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Insecurity in schools

Friday, February 23, 2018

The ease with which an armed bandit entered a school, held up a student teacher and stole her Nissan Frontier pick-up on Wednesday warrants a much more urgent response from the relevant stakeholders than the usual sympathy and promises.

That incident at Jordan Hill Presbyterian School adds to a long list that includes too many cases of student violence, indiscipline, attacks on teachers and countless burglaries and acts of vandalism.

The usual responses—including promises of improvements that never see the light of day—will be of little comfort to the still-traumatised pupils, staff and parents at that school.

Most primary schools don’t have adequate security because there is no state funding for such arrangements, so parents and guardians have to dig into their pockets to pay for a single officer, usually deployed only during school hours.

Schools are supposed to be safe and comfortable places of learning. A review and upgrade of school security arrangements needs to be given priority.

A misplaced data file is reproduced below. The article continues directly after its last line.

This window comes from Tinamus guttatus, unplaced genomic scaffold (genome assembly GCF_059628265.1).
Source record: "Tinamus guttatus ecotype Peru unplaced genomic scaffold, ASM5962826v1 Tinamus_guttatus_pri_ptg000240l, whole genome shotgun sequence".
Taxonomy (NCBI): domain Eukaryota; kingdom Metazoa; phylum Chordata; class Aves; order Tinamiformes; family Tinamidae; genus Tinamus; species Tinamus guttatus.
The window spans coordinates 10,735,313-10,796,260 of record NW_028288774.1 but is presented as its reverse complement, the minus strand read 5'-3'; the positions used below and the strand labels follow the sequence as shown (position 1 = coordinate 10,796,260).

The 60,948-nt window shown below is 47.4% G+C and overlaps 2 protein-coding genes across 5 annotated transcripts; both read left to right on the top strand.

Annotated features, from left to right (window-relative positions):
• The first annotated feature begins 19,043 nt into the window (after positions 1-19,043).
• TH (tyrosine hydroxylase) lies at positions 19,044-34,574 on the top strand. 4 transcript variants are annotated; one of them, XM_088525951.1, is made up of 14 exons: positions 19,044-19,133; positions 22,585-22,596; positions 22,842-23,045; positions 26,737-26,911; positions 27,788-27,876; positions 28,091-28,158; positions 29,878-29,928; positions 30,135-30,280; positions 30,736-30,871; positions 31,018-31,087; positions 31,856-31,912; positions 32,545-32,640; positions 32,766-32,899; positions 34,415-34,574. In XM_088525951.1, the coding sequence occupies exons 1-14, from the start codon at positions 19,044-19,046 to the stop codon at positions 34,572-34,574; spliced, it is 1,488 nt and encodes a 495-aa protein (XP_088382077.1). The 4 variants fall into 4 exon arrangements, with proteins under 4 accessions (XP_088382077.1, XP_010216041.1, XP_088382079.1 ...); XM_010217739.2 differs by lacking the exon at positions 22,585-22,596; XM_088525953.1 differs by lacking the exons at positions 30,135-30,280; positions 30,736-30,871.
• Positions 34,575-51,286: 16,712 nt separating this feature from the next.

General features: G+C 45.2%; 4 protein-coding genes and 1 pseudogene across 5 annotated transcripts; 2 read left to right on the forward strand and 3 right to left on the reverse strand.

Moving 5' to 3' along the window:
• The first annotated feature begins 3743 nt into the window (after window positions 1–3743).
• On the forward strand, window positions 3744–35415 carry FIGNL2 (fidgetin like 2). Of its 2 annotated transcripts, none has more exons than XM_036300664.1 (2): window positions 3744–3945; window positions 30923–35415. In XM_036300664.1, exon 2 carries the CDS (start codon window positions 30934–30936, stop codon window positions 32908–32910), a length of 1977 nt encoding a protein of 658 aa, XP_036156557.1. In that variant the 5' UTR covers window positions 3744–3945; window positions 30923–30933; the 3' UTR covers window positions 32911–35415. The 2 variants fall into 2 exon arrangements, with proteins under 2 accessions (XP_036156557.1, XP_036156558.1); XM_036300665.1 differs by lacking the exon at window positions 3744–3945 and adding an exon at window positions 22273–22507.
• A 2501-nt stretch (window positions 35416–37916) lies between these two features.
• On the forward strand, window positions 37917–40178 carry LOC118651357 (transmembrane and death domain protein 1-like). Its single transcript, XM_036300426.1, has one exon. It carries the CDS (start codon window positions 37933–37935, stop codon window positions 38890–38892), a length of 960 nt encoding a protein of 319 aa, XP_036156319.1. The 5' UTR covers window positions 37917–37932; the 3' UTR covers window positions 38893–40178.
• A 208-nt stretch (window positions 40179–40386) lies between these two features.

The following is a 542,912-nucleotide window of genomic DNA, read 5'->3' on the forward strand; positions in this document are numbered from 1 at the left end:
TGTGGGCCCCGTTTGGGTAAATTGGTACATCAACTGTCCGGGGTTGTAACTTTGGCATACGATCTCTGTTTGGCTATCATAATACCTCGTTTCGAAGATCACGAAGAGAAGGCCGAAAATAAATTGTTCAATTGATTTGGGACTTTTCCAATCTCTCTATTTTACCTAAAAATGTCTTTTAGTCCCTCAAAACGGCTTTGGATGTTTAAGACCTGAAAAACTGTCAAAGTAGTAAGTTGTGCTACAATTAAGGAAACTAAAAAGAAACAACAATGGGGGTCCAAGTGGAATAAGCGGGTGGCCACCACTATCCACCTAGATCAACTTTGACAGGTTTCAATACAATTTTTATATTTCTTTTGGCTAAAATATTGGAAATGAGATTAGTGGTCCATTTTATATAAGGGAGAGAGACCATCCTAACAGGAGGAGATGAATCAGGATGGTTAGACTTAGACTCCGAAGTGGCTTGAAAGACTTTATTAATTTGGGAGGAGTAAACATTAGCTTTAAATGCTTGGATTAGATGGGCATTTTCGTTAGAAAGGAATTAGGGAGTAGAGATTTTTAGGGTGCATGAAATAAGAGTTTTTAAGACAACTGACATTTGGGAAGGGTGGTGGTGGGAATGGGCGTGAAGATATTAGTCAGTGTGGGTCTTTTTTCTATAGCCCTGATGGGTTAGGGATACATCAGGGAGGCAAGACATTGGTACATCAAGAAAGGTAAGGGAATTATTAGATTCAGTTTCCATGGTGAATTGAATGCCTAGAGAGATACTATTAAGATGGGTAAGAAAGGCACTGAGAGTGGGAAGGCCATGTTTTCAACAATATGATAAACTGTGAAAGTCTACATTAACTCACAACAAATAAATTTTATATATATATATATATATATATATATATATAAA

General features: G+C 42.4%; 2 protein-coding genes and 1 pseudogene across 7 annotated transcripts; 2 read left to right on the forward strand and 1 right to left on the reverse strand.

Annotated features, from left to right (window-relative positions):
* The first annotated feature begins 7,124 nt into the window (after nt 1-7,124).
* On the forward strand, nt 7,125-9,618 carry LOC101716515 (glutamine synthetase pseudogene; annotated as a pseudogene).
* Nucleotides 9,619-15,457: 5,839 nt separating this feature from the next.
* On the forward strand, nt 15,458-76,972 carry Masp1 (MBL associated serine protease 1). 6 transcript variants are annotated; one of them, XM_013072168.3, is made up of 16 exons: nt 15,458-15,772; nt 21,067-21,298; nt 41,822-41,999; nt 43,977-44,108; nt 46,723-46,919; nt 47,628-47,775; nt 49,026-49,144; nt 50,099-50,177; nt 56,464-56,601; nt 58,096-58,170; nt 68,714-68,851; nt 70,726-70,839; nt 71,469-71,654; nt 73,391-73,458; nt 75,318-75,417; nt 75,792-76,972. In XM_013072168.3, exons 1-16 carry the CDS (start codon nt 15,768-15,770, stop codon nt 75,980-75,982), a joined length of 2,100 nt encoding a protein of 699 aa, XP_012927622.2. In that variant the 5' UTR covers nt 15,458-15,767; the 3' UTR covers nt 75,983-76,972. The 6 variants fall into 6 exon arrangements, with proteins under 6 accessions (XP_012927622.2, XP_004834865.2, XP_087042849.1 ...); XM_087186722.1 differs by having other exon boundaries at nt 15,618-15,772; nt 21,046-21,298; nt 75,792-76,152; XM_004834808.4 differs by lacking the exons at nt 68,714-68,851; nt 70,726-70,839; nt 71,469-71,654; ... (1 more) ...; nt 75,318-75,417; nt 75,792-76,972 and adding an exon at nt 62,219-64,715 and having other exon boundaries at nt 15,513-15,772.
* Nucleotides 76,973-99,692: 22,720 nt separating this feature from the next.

Progress in corruption fight

In a rare bit of welcome news for T&T, the latest Corruption Perception Index from Transparency International shows that this country’s score has improved by six points, moving up from 35/100 in 2016 to 41/100. The country is now ranked 77th, up from 101st last year and, in even more welcome news, this is the first time in six years that T&T has crossed the 40 point mark on the Index.

However, there can only be cautious optimism as T&T is still not at the globally accepted average score of 43. There is need for more effort to strengthen anti-corruption measures on several fronts, including implementation of effective legislation and reform of systems across the public and private sectors.

Don’t miss Music Festival

The 32nd Biennial T&T Music Festival is now in full swing at venues in Port-of-Spain, San Fernando and Tobago, offering up a exciting menu of musical performances across a range of genres and age groups.

This is the 70th anniversary of the festival which has evolved over the years from five days to a full month of competition featuring the best of the country’s singers and musicians. Although originally dedicated only to classical music, the event now covers a range that includes indigenous art forms such as the steelpan, calypso and the latest addition, rapso.

Many of T&T’s top artistes had their start competing in the Music Festival, so patrons are guaranteed much more than their money’s worth.


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